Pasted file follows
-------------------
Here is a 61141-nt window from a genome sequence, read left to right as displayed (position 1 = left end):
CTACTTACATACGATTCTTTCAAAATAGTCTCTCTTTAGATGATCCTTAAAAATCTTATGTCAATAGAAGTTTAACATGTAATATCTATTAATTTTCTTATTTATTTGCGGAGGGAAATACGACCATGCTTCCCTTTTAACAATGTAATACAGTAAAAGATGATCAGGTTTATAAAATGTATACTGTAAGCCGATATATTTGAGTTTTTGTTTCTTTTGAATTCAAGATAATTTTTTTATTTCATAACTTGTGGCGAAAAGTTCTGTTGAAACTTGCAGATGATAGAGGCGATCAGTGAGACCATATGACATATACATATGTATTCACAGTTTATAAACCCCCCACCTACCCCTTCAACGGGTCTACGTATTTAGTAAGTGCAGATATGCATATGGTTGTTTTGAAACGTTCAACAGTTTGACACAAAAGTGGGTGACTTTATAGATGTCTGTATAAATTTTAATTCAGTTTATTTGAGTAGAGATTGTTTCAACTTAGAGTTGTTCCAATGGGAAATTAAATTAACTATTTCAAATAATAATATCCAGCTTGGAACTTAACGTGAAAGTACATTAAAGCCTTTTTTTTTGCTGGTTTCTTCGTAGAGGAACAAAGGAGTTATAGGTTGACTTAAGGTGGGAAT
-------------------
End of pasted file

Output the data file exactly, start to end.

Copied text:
Here is a 61141-nt window from a genome sequence, read left to right as displayed (position 1 = left end):
CTACTTACATACGATTCTTTCAAAATAGTCTCTCTTTAGATGATCCTTAAAAATCTTATGTCAATAGAAGTTTAACATGTAATATCTATTAATTTTCTTATTTATTTGCGGAGGGAAATACGACCATGCTTCCCTTTTAACAATGTAATACAGTAAAAGATGATCAGGTTTATAAAATGTATACTGTAAGCCGATATATTTGAGTTTTTGTTTCTTTTGAATTCAAGATAATTTTTTTATTTCATAACTTGTGGCGAAAAGTTCTGTTGAAACTTGCAGATGATAGAGGCGATCAGTGAGACCATATGACATATACATATGTATTCACAGTTTATAAACCCCCCACCTACCCCTTCAACGGGTCTACGTATTTAGTAAGTGCAGATATGCATATGGTTGTTTTGAAACGTTCAACAGTTTGACACAAAAGTGGGTGACTTTATAGATGTCTGTATAAATTTTAATTCAGTTTATTTGAGTAGAGATTGTTTCAACTTAGAGTTGTTCCAATGGGAAATTAAATTAACTATTTCAAATAATAATATCCAGCTTGGAACTTAACGTGAAAGTACATTAAAGCCTTTTTTTTTGCTGGTTTCTTCGTAGAGGAACAAAGGAGTTATAGGTTGACTTAAGGTGGGAAT